Take the 2-minute tour ×
Stack Overflow is a question and answer site for professional and enthusiast programmers. It's 100% free, no registration required.

On a cloudy day, what will be the output of a GPS device?

share|improve this question
you have accepted a wrong answer, GPS is well known to not be affected by cloudy wheather. You should upvote the correct answers. –  AlexWien Mar 20 '13 at 0:59
May be @AlexWien is right. Accept his answer –  Niko May 14 '13 at 6:42

3 Answers 3

up vote 1 down vote accepted

There is no definitive way of knowing if cloudy weather affects the GPS's performance. Additionally, if we were to assume it does affect it, there is no way of knowing for sure what effect it has on the output.

GPS performance also changes from device to device. (I speak purely in this context of Android devices). The 1st generation Samsung Galaxy S is know for it's terrible GPS performance. To the extent that a cursory search on XDA will reveal several attempted fixes plus a few hardware mods too.

In my opinion, however, your statement that cloudy weather affects the GPS performance is a common myth among plenty of GPS users. The first source clearly states that the loss when using GPS in cloudy conditions is a mere 2db. Hardly enough to affect it's performance as you state it does in your app.

Source 1: http://www.gpsinformation.net/gpsclouds.htm

Source 2: http://en.wikipedia.org/wiki/Global_Positioning_System

Extract from Source 2:

The Global Positioning System (GPS) is a space-based satellite navigation system that provides location and time information in all weather conditions, anywhere on or near the Earth where there is an unobstructed line of sight to four or more GPS satellites.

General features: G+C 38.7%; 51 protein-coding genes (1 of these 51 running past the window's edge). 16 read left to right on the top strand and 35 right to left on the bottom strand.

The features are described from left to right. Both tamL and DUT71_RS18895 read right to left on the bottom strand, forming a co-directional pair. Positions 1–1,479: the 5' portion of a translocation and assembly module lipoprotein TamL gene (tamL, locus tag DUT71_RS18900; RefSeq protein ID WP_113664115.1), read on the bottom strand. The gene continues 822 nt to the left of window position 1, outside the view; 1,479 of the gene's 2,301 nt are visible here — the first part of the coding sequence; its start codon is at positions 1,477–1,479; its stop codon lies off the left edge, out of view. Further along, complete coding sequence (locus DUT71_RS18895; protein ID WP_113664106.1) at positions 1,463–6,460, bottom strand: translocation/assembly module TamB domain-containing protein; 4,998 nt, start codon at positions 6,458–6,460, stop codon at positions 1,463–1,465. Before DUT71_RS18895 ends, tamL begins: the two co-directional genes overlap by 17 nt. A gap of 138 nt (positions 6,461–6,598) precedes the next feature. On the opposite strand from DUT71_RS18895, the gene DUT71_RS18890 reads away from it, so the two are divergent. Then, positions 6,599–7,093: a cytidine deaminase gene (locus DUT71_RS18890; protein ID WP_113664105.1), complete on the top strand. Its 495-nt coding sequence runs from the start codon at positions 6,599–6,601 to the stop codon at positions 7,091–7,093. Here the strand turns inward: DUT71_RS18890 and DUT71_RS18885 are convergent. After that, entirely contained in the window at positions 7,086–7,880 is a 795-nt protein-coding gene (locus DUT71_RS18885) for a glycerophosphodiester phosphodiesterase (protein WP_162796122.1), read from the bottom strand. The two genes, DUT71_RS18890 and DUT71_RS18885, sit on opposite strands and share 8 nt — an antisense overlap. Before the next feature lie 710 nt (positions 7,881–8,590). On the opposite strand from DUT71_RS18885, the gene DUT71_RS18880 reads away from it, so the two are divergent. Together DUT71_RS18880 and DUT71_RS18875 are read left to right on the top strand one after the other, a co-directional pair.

A possible solution: If you think GPS is affected by the weather conditions, you could consider using the Network provider to ensure seamless performance in your app.

share|improve this answer
Now it only checks the gps device is enabled or not during the cloudy season if it is enabled and return some kind of output like 0.0,0.0 and it won't use the network provider and giving a bad result with this location for that i am asking you to what is the exact value returns the gps when it can't communicate with the satellites –  Дмитрий Иванович Менделеев Mar 11 '13 at 9:29
@agen451: If it fails to get a location, then yes. The value would be 0.00000, 0.00000. But the result still cannot be attributed to bad weather. –  IceMAN Mar 11 '13 at 9:35
you are missinterpreting the gps info site. cloudy wheater does not affect the GPS position. –  AlexWien Mar 20 '13 at 1:01
@AlexWien: did you really read the post and the website. I say essentially the same thing. Down vote all you want, but read clearly before doing so. –  IceMAN Mar 20 '13 at 2:05
Read your first sentence, it is wrong, there is a defintive way, but probably not for evryone. –  AlexWien Mar 20 '13 at 2:15

from the link http://www.gpsreview.net/10-myths-about-gps/

People often describe GPS receivers as needing a “clear view of the sky”, however the clear view simply replies to not having any obstructions to the view of the sky such as mountains, tall buildings, dense canopy, etc. A cloudy day will not prevent your GPS from working. As an example of this, airplanes can use GPS to navigate down to a runway in cloudy or foggy conditions.

share|improve this answer
upvoted, because more correct than the current acepted answer –  AlexWien Mar 20 '13 at 1:04

I can garuantee, that the GPS signal is not affected by cloudy wheather. GPS is weather proof. A GPS signal has to travel from the satellite through the ionosphere to the receiver. on that way the weather part (where the clouds are located) is a very small band at the end of that path.
GPS is more affected by the sun. At night the signal is slightly better, because the sun causes electrmnagnetic disturbance.

The frequency of the GPS signal is choosen to be outside of the range where water molecules can weaken the signal.

So finally your problem was for sure not caused by cloudy wheather. The only thing related to weather are wet leafes of trees, which weakens the GPS signals. (Some receiver have a forrest mode for that purpose)

share|improve this answer

Your Answer


By posting your answer, you agree to the privacy policy and terms of service.

Not the answer you're looking for? Browse other questions tagged or ask your own question.